Medicinal Cannabis Is Now Listed In The Pharmaceutical Benefits Scheme

Medicinal Cannabis Is Now Listed In The Pharmaceutical Benefits Scheme
Image: Simona Granati - Corbis/Corbis via Getty Images

This year’s federal budget announcement has come with a major and welcome surprise for chronic pain sufferers — the inclusion of a new medicinal cannabis product subsidised by the Pharmaceutical Benefits Scheme (PBS).

So far, the cannabidiol Epidyolex is only approved for treatment of Dravet syndrome, a rare genetic disorder which causes drug-resistant epilepsy, but there’s hope this signals a changing attitude towards cannabis use in Australia.

In layman’s terms, the PBS is a program determining what drugs may receive government subsidies and be sold to consumers at a reduced cost.

Given medicinal cannabis has typically been sold to consumers at up to $600 a month (or via the black market), the news comes as welcome relief.

The ruling, which came into effect on May 1, 2021, is estimated to save around 116 Australian patients up to $24,000 per year.

It’s just one of several new and amended PBS listings included in this year’s budget, which amounts to $878.7 million worth of funding designed to improve access to appropriate medicines and subsidies across the country.

Also included in these listings are treatments for hypertension, ADHD, chronic dermatitis, breast cancer, osteoporosis and chronic migraines.

Each essential medicine will be reduced in cost as part of purchase agreements between health companies and the government — although the details of these agreements were not made public in the budget due to “commercial sensitivities”.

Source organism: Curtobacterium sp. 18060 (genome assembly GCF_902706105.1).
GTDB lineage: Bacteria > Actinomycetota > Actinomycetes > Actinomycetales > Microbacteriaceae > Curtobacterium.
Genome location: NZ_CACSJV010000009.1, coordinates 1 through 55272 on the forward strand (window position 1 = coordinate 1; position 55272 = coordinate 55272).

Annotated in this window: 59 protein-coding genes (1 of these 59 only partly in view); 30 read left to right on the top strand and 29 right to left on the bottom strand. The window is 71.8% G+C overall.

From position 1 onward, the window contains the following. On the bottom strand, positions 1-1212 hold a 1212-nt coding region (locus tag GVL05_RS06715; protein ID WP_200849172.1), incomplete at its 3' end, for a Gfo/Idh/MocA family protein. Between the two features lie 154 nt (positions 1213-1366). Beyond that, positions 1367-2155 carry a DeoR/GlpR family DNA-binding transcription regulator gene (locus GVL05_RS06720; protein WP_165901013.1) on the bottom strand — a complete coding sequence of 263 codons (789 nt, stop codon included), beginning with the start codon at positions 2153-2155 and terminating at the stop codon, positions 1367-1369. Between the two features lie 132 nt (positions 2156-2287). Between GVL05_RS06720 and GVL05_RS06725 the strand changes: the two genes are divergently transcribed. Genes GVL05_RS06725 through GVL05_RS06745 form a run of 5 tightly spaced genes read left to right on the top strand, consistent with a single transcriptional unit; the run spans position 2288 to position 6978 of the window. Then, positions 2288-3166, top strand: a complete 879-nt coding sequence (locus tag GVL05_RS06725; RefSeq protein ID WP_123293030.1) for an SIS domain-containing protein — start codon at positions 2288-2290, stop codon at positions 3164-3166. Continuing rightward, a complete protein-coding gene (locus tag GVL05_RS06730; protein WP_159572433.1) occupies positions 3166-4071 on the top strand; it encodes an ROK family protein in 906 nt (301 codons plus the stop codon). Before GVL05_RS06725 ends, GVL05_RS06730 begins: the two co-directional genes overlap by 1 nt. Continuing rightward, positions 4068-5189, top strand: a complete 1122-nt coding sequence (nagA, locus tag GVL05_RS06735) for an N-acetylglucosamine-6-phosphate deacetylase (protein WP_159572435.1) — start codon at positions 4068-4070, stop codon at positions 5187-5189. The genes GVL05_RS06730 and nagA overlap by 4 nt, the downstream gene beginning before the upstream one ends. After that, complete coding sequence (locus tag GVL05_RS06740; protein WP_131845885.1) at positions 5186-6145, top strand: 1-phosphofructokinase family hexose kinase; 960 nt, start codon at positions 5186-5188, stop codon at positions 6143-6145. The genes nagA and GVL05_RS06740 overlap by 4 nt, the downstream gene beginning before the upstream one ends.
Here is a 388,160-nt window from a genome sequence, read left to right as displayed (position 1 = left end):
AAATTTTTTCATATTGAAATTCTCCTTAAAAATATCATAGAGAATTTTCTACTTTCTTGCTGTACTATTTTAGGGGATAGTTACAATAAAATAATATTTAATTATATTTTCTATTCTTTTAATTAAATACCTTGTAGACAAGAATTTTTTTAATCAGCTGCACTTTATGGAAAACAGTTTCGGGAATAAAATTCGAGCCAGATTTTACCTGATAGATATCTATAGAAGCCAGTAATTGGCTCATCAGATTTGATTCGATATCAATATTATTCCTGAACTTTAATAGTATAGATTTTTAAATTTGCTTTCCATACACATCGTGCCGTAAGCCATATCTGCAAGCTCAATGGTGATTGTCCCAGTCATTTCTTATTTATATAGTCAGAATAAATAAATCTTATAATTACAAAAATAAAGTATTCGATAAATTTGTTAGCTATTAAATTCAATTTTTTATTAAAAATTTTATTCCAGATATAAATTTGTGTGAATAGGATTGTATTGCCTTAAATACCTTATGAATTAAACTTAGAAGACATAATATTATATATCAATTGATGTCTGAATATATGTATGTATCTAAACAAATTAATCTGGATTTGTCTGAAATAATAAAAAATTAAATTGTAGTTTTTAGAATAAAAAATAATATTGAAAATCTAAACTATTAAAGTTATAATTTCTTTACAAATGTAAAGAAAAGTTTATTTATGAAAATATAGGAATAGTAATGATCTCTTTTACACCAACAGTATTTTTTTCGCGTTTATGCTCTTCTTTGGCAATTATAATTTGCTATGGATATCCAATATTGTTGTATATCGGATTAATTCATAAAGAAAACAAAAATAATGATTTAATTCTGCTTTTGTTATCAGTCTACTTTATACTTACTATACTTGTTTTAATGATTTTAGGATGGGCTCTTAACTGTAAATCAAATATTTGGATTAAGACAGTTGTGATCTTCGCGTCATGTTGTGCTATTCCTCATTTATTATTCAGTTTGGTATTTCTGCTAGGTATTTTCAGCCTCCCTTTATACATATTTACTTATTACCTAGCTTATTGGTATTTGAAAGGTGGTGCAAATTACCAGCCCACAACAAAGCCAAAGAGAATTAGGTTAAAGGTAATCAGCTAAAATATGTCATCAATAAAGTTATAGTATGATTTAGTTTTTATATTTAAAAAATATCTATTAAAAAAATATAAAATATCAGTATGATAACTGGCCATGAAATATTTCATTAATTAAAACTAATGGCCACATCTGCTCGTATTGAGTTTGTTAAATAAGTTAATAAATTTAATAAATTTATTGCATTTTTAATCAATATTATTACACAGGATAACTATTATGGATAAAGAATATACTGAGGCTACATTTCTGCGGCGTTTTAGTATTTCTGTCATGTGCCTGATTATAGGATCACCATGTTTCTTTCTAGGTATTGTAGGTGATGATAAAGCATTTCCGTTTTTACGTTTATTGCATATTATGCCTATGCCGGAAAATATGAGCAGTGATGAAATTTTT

While medicinal cannabis is still difficult to get in Australia, having Epidyolex listed on the PBS is a great first step towards normalising the treatment for chronic and otherwise untreatable pain.

It’s still only claimable by Dravet syndrome sufferers and is the sole cannabidiol treatment to be subsidised, but it’s an important change for Australia.

Should the scheme prove successful, the treatment could be extended to others who rely on the medication to live pain-free, such as people who suffer endometriosis.

Given thousands of Australians currently use cannabis for medical reasons including pain relief and to treat depression or insomnia, it’s clear this decision could have major benefits for Australian health.

Whether it will change the reluctance towards fully legalising cannabis use in the country remains to be seen.